2 March 2021 § guide
May is soon! Wow! It will be a year since I have started publishing on itch dot io under the physical games section. Throughout the year I’ve been mentally collecting various thoughts and resources on digital publishing. Finally I have found the time to share it over the net in a neat blog post.
As always, if you find any stuff I’ve missed or have any questions -> drop me a message.
Itch io allows for almost any kind of content to be uploaded in a variety of ways. Here are some formats I’ve used myself or discovered on the site:
The classic. Upload your files and hit save as public page. The beauty of digital publishing is that you can quickly edit and/or upload any revisions you might have after intial release. If you are swapping files, you can give a heads up to those who already got the game with a devlog (which I talk about later in the post) with relevant notes.
Because itch io allows easy modification of the game page and files, you can split up the release of your game into “modules”. Each being a chapter/episode/act of the overall project. Every module can have its own theme/game, or some extra rules in addition to the “core” module.
Which is when you sell copies of your game before it is released. Great for gauging interest and collecting funds for production.
Spark by Spencer Campbell for example does preorders in a more of a season pass style.
The crowdfunding method in itch io form, what I coined as itchfunds. It is similar to preorders in a way, but you set more concrete goals (in terms of sales/revenue). To have a neat progress bar, you will have to set up the game as a sale.
Check out this list curated by Kegan to see the latest itchfunding games.
Here are some things to keep in mind when exporting to make your content more accessible:
Provide .txt files for epub and screen readers.
Export PDFs in spreads and pages formats. Provides flexibility for viewing on computer, mobile and tablet screens.
Export PDFs with hyperlinks/bookmarks. If you have a large page count, you might link important chapters/page references for easier navigation.
Submitting to jams is a great way to start making and releasing games. It can help you get inspired, get some eyes on your game, and may even result in some connections with other designers. Check out the game jams list that I host to get familiar with ongoing jams.
Organising jams can encourage other designers to create stuff for your game/idea.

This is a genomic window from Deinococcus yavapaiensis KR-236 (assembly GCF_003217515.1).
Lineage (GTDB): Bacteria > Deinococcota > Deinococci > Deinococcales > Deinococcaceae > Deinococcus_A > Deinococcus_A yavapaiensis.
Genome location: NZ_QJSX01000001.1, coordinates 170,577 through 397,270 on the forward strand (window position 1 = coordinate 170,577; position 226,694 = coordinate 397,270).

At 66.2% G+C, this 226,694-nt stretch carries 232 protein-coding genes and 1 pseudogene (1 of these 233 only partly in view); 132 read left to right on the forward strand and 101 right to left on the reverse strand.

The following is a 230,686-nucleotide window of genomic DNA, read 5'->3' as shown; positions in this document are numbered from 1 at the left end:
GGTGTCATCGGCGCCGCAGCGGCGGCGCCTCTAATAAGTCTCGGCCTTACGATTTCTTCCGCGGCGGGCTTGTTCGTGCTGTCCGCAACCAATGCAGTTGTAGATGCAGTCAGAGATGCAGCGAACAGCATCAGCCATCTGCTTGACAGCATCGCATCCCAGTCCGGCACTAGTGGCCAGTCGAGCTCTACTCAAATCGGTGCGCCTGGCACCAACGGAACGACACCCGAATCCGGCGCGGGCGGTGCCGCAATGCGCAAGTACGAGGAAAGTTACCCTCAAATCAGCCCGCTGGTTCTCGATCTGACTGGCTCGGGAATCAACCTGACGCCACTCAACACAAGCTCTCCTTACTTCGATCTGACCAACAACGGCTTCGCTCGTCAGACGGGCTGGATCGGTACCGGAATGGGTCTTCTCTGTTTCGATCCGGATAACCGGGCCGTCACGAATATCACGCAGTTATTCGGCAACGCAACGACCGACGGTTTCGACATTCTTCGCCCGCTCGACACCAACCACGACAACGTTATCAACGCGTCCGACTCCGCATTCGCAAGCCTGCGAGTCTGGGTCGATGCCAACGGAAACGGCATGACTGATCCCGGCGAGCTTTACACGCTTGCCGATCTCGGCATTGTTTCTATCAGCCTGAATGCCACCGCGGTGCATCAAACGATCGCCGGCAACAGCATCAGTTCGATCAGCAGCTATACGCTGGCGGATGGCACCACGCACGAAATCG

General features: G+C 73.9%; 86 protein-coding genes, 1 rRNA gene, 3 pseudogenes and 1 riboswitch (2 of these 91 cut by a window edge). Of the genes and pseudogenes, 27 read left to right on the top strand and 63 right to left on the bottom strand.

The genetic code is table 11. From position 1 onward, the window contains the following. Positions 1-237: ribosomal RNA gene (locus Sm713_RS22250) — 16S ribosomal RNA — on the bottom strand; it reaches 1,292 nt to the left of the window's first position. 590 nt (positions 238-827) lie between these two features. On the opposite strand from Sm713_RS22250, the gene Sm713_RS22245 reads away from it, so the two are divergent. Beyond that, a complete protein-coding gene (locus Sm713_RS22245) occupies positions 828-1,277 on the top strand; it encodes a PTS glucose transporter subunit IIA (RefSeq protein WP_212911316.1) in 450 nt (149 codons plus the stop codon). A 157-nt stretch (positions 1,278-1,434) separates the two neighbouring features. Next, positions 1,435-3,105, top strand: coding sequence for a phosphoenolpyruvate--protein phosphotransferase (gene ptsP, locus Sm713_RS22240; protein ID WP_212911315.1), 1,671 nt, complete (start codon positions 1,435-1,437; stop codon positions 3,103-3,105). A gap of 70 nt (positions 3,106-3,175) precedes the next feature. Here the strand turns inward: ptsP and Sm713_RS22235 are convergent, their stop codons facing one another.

Be sure to promote the entries as best you can! Help the people who took their time to engage with your game jam.
Comments are the default for itch io pages. Great for smaller projects. A space for reviews and feedback.
Forum swaps out the comment section to threads. Each thread can be assigned a topic, so you can keep discussions about your game neatly organised.
Devlogs can be used to make updates for your games. They will be visible on the itch io feed of those who follow you and/or got the game.
Emails take about a week to be approved by itch io (the process is manual). Once it is done, you do not need to be approved again. There’s a limit of one email per day + people have an unsubscribe option, so you should for sure avoid spamming.
If you are comfortable with charging for your game, I think you should. Making stuff takes time and effort and you deserve to be fairly compensated. And besides, a price tag doesn’t have to be a barrier for others to check out your game if you set up community copies.
With these you can charge for your game, and at the same time make it available to anyone who can’t afford it for one reason or another. Check out this guide by Chris to set up Community Copies on your page.
Until itch io add this functionality for single projects, revenue sharing can be done through bundles.
Cellular Harvest and Can Androids Pray are both revenue sharing bundles between two (and three) creators. The same game is hosted on the two creators’ pages, so they can use the bundle feature to share the revenue.
Furthermore, you can organise bundles with several creators to drive your collective sales. Community projects like One Shot Megabundle, Science Fair, Mothership 3rd Party Bundle are an excellent way to boost each other’s work.
Keep in mind that when you save a bundle you cannot change it / add or remove projects. Itch does this so that when participants agree to a bundle, it is not modified without their knowledge.
Your game’s page is the first encounter people have with your project. The more the page represents the game, the better. One way of doing that is by showcasing what the game is about using photos and/or screenshots. Here is a neat guide by Star West on using images.
To edit page colours and fonts go to View Page>Edit Theme. There you can also upload a banner and background images. Make sure that there’s plenty of contrast between the text colour and the background.
You can use custom CSS to enhance your creator and game pages, make them more suited for your purposes. You can also do cool custom stuff like unique themes or content warnings. To enable custom CSS on your pages you will have to contact itch io support.
All in all, I hope this guide has helped you in some way! Really looking forward to new ways of using itch io features AND to the growth of itch io as a platform for ttrpg designers. I’m feeling positive for what’s over the horizon…
P.S. You might also check out Itch io creators documentation for a more in depth descriptions of itch io options.